As they gradually formulated a general position in the Hong Kong and mainland media, and in sympathetic international academic journals, the ‘left-wing’ writers were particularly attentive to what they saw as being the collaboration between the socialist state and international global capital (although they were not particularly self-reflexive about how they profited from this Faustian compact). Some of their number analysed how intellectuals had been disarmed by their acceptance of an economic (and ideological) program that would not necessarily lead to a real social and market liberalization, or a democratization that could be enjoyed by all equally. They stressed that the reforms were fostering extreme inequalities, inequities both of class within China and in relation to international geopolitics in which the mainland would be dominated by overseas capital. They pointed to a new form of mass dictatorship by a cartel of international capital, the super-rich oligarchy, or ‘monopoly elite’ 壟斷精英 of China and party cronies. And they warned that the liberal intellectuals would, by default, provide a cultural and historical justification for the power holders as this process unfolded.

If the neo-liberals championed the middle class and the ‘level playing field’ of the market, aiding (as their critics saw it) the interests of both domestic and international capital—and saw in the rise of the market the possibility for equitable modernization that would eventually benefit society as a whole—then the new left-wing was deeply sceptical about the democratizing benefits of market reforms. They increasingly took a position in defence of ‘mass participatory democracy’ 全民民主, a vague formulation that notionally favoured the exploited masses and the rapidly-growing underclass. As Cui Zhiyuan 崔之元, an outspoken thinker of the ‘new left’ then based at the Massachusetts Institute of Technology, put it, ‘The real struggle today is between reformers out for the people as a whole, and reformers out for themselves.’[xxxvii] Some on the left stressed the need for a stronger state that could effectively limit inequities, prevent domination by foreign/private capital, and shore up national unity. According to the Tsinghua University historian Qin Hui, an active participant in the debates, the irony of the situation was that both sides in this rhetorical stand-off should have been able to find common cause in opposing extremist positions; that is to say, the liberals should have concentrated on opposing authoritarianism, while the left-wing ‘social democrats’ should have been on guard against populism. Instead, they identified a common enemy in each other. But the issues involved in this intellectual jostling were rooted in a complex heritage of thinker as moral exemplar. Again, as Gloria Davies has noted,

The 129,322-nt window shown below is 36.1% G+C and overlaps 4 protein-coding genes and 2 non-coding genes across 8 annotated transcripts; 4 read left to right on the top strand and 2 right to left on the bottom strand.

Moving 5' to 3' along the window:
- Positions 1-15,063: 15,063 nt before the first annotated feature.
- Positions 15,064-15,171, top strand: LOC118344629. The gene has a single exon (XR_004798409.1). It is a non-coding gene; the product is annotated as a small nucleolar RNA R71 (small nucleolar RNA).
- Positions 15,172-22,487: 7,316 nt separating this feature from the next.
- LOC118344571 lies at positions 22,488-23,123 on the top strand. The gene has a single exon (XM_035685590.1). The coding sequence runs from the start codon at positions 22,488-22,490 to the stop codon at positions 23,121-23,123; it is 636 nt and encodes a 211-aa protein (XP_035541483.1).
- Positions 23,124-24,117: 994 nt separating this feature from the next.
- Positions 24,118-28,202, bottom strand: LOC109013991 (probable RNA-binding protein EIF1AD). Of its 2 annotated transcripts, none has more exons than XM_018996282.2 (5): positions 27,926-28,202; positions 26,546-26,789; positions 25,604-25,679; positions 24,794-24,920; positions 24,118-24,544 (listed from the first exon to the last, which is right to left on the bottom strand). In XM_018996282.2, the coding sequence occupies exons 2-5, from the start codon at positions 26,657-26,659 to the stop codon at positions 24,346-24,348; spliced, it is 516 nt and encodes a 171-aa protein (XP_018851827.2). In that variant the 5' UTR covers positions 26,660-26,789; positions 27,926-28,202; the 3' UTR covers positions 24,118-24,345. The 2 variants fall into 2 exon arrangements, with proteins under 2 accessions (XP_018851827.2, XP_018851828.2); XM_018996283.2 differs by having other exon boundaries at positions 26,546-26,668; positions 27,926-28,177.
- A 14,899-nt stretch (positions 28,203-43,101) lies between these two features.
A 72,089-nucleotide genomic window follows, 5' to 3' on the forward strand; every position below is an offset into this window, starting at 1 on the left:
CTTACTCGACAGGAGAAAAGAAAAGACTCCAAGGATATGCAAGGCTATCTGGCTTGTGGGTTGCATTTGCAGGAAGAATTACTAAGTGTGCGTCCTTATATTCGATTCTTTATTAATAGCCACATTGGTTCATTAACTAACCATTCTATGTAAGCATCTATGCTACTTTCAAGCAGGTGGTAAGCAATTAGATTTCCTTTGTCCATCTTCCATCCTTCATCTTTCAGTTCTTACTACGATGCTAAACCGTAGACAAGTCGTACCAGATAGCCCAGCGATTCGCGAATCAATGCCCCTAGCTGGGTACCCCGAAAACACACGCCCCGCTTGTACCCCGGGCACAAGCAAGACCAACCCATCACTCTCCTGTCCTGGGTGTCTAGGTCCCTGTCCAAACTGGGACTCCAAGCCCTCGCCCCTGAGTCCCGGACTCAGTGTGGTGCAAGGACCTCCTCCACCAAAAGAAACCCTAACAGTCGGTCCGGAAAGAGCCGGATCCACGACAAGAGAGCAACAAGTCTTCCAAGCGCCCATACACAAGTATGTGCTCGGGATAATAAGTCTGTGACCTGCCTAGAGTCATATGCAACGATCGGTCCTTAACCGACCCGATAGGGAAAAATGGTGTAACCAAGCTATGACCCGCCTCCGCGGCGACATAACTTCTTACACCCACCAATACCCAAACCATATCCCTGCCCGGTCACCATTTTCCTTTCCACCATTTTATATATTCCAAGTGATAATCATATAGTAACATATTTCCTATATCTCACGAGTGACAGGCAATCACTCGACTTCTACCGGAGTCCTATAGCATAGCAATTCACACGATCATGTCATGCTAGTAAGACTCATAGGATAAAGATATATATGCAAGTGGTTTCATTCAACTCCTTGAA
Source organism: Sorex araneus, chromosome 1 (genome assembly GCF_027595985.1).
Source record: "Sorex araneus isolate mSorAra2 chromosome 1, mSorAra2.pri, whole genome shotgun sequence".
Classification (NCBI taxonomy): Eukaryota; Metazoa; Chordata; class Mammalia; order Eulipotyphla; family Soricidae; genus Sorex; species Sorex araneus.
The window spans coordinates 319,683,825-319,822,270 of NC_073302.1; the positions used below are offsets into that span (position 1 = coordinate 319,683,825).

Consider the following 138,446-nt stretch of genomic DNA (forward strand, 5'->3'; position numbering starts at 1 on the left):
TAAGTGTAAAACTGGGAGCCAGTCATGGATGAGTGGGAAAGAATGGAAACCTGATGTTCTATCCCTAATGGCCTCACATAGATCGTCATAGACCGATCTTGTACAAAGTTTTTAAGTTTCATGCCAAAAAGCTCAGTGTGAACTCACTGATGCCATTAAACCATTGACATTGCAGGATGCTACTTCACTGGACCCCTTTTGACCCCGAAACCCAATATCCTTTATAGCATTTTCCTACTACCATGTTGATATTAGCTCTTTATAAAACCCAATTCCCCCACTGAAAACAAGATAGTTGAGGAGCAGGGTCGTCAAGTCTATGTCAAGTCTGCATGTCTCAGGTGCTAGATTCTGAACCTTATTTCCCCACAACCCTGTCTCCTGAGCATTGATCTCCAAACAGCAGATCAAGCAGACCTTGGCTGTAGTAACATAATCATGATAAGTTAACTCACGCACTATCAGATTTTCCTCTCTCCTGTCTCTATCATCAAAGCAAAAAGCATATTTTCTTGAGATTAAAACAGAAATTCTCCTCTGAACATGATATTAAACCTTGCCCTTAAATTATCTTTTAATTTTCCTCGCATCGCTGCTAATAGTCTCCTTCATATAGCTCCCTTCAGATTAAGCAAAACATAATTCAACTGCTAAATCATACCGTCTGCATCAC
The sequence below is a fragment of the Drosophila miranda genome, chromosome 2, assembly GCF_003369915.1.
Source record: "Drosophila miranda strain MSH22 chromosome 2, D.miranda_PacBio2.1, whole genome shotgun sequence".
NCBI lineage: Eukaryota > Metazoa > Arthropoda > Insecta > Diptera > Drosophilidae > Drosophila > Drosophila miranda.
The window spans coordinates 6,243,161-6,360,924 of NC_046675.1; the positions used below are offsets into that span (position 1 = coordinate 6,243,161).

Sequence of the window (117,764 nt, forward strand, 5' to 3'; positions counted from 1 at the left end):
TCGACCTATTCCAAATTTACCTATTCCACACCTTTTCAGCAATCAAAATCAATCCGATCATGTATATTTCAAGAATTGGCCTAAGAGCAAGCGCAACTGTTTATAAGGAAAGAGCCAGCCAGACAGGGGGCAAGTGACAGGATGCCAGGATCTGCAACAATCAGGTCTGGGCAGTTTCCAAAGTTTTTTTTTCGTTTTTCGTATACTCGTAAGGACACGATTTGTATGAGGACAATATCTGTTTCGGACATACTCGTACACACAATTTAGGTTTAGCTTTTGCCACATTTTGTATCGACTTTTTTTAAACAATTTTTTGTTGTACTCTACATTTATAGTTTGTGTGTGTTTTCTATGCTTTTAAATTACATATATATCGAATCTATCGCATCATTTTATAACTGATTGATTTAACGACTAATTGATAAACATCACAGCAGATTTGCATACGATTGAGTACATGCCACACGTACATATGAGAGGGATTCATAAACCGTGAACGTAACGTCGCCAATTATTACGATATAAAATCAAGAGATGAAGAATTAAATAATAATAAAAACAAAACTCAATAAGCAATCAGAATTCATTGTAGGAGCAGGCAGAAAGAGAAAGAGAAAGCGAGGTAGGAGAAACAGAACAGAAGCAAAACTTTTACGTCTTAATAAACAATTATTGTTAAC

The polemicity of Chinese critical inquiry is indicative of the moral significance that Chinese intellectuals attach to the dissemination of beneficial ideas, and this moral significance is itself a centuries-old Confucian legacy that idealizes intellectual praxis as spiritual and political stewardship.[xxxviii]

Something that added an edge to these acrimonious debates was the crucial issue of perceived political impotence. Communist Party monopoly rule effectively deprived participants in the rancorous intellectual exchanges from utilizing any direct political or systemic mechanism through which they could implement their ideas beyond exercising a measure of influence on party leaders. For their part, the powerholders increasingly took up some of the ideas generated by left-leaning writers, in particular those related to the rural economy and social justice. Elements of these discussions were incorporated into the formal party platform in October 2007 and even feature the ‘concept of scientific development’ 科學發展觀 promoted during the Hu Jintao era.

The hegemony of the one-party state both frustrated the intelligentsia and at the same time it afforded them an unprecedented freedom to debate the abstract issues central to twentieth-century Chinese intellectual life. The left-wing, while energetic in its critiques of liberalism and the market, remained unenthusiastic about joining forces or openly advocating any concrete political program or strategy to deal with what they perceived as being a continuing parlous situation. Certainly, some of their number advocated a reinvigorated central government and putting a brake on the market and foreign capital, while expanding the state’s redistributive role. Similarly, the spectrum of liberal thinkers actively advocated change within the context of the existing political system—and their demands in this context were not that different from the protesters of 1989, or the small number of public dissidents during the 1990s[xxxix]—but they shied away from direct political action or the forming of public lobby groups, let alone finding fellowship with the labouring masses, as so many left-leaning thinkers in the 1920s had done. When liberal thinkers made even the most modest attempts to unite in common cause, and for the common good, the results were dire. This was particularly evident in 2008 when the outspoken critic Liu Xiaobo 劉曉波 and others organized a manifesto, Charter 08 零八憲章, a petition signed by over three hundred intellectuals and human rights activists to promote political reform and democratization. Some seventy signatories were questioned by the police, and Liu himself was detained and eventually arrested in June 2009 on ‘suspicion of inciting the subversion of state power’.